This week I completed the 9th week of my training for the London Marathon. I'm amazed that it's come around so quickly. I've come a really long way in that time but there is still much much further to go but I am feeling excited about the next 9 weeks and ready for the challenges that I know it's going to bring.
This week was all about the Brighton Half Marathon. I entered this race last year before I ever really thought about getting a place for London. So it's always been there in my head and my calendar as my next goal. Brighton is somewhere that we love and have visited a lot so I was excited to be running my first ever half marathon there.
Since getting my place for London the Brighton Half has taken on much more significance, not just my next goal but the halfway point in distance to my bigger goal. A chance to put my training to the test and see how I'm doing, a chance to try out my fuelling strategies and a chance to run with one of the people that I'll be running with for the London Marathon, the amazing Darin McCloud. If you've not read his story you really should - it's all captured in his blog here and it's one of the most inspiring stories I've ever come across.
After a week of tapered training Mr J and I travelled to Brighton on Friday night and booked into our favourite B&B The Twenty One. On Friday night we had dinner and a couple of drinks and then on Saturday we had a relaxing day wandering around town and a lovely lunch at Dermot O'Leary's restaurant Fishy Fishy. When we left the restaurant at about 3pm the weather, which had been cold but dry, took a serious turn for the worse. The rain was pelting down and the wind was really strong. I had heard horror stories about freezing cold, soaking wet Brighton Halves in the past and started to get seriously concerned that we were going to have awful weather the next day.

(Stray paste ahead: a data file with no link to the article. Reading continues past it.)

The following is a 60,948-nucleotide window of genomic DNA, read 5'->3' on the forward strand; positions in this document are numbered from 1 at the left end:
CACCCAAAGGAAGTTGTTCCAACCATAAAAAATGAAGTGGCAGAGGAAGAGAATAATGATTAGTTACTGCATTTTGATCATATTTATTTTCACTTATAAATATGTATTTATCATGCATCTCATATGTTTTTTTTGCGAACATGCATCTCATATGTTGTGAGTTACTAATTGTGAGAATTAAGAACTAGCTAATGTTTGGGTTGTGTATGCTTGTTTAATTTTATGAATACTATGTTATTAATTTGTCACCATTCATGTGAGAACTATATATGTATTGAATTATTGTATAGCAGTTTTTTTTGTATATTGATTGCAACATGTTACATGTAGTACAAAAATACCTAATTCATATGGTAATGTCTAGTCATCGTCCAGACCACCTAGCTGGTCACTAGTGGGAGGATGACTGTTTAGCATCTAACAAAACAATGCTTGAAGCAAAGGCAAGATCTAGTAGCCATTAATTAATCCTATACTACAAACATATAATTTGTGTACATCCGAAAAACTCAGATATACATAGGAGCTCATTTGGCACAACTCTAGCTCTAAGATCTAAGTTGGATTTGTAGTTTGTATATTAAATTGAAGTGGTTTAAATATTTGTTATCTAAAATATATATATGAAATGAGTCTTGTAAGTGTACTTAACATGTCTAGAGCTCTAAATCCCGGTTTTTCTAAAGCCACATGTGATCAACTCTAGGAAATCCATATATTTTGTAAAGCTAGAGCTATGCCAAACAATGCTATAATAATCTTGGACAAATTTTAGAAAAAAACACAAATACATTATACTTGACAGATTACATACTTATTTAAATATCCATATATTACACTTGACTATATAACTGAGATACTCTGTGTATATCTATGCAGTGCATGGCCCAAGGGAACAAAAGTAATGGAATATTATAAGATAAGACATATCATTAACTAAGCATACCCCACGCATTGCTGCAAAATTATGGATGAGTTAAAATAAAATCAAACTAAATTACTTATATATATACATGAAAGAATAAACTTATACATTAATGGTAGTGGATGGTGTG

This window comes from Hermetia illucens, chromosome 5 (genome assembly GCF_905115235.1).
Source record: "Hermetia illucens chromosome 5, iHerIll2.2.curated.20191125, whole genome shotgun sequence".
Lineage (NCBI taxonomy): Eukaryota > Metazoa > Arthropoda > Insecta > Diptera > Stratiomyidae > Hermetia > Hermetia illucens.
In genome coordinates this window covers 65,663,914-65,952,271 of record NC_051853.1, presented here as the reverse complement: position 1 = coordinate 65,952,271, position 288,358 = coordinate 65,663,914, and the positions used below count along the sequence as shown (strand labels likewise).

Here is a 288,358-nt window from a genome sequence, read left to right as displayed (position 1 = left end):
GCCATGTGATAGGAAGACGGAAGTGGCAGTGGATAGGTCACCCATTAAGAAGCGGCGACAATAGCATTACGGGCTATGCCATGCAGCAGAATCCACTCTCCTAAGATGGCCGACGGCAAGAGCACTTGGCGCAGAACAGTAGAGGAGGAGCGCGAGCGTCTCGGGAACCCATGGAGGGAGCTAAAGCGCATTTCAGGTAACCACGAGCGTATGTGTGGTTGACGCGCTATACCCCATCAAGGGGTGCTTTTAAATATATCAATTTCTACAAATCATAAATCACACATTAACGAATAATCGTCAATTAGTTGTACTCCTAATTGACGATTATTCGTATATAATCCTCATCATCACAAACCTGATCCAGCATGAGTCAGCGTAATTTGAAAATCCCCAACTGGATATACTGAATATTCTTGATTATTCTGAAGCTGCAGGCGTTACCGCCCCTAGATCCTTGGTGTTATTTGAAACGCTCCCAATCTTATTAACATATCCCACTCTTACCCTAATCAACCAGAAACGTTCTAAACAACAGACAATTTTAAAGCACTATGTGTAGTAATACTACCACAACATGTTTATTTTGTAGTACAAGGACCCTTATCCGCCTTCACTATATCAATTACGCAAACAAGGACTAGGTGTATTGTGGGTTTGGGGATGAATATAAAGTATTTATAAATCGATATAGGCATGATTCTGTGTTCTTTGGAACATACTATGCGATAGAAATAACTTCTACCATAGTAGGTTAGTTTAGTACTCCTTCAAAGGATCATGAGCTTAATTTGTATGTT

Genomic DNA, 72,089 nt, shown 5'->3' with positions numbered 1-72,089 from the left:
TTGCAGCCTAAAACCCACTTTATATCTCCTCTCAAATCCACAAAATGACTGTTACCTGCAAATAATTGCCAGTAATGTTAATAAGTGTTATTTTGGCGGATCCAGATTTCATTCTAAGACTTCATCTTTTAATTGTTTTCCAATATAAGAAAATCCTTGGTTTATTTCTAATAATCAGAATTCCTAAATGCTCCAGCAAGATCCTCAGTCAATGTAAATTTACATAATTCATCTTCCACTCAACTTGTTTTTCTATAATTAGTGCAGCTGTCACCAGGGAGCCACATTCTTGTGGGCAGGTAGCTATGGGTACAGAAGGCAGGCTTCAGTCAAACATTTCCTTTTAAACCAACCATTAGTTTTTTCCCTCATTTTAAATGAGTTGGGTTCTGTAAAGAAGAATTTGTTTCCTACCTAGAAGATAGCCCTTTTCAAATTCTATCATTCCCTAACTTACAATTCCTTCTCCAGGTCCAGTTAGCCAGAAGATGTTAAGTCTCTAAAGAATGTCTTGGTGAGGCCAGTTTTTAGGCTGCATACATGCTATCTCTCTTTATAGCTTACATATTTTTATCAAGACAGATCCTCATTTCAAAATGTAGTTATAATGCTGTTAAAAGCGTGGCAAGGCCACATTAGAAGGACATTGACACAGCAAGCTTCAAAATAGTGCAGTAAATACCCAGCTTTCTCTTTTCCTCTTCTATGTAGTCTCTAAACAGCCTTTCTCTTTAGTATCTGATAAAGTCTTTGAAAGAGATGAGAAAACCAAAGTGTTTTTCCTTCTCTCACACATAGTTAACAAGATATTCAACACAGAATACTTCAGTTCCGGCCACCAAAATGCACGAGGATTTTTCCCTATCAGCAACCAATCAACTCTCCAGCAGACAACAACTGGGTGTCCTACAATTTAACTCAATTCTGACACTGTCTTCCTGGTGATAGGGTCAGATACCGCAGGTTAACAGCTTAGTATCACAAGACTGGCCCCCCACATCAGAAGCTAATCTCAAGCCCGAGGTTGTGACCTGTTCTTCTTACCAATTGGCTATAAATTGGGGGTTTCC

Thankfully when we woke up on Sunday morning the sun was shining and the sky was blue. It was cold but it was great weather for running. I was feeling a bit nervous but mostly excited about my first ever half marathon. After an early breakfast of porridge and banana we met Darin and his partner by the Brighton Wheel - a new addition to the Brighton skyline since the last time we visited, and something which would become a bit of a landmark for us throughout the race.
We established our post race meeting points and then got into the queues for the toilets. There were several other people who were making use of the local facilities!
Having said goodbye to our other halves, Darin and I made our way into the crowds to get ready for the start. With around 7500 runners and what felt like as many spectators it was quite a spectacle
After an aerobic warm up it was soon time to start. I wasn't feeling too nervous, I knew that I had trained properly and would be able to do the distance. This wasn't about time, it was about getting around comfortably without killing myself and giving myself the confidence to move into the second half of my training knowing that I had got halfway.
The serious athletes at the front of the pack got underway at 9am.
Soon the pack had moved forward enough for us to start running and we crossed the start line at about 9.07am. Amazingly Mr J managed to pick us out among in the crowd and managed to get a photo of us starting - I'm in the light blue top.
The first mile took us up into Brighton town before turning us around and heading back towards the sea. It felt comfortable. Both Darin and I were conscious of not wanting to run too fast and so were keeping things at a comfortable pace. We have both trained to a 9 minute run, 1 minute walk strategy and implemented this from the start of Brighton. We were both amazed to look at our Garmins at the end of the first mile to see a 10.34 figure staring back. It's one of the fastest miles I've ever done. I knew we needed to slow down a bit, but we both felt good.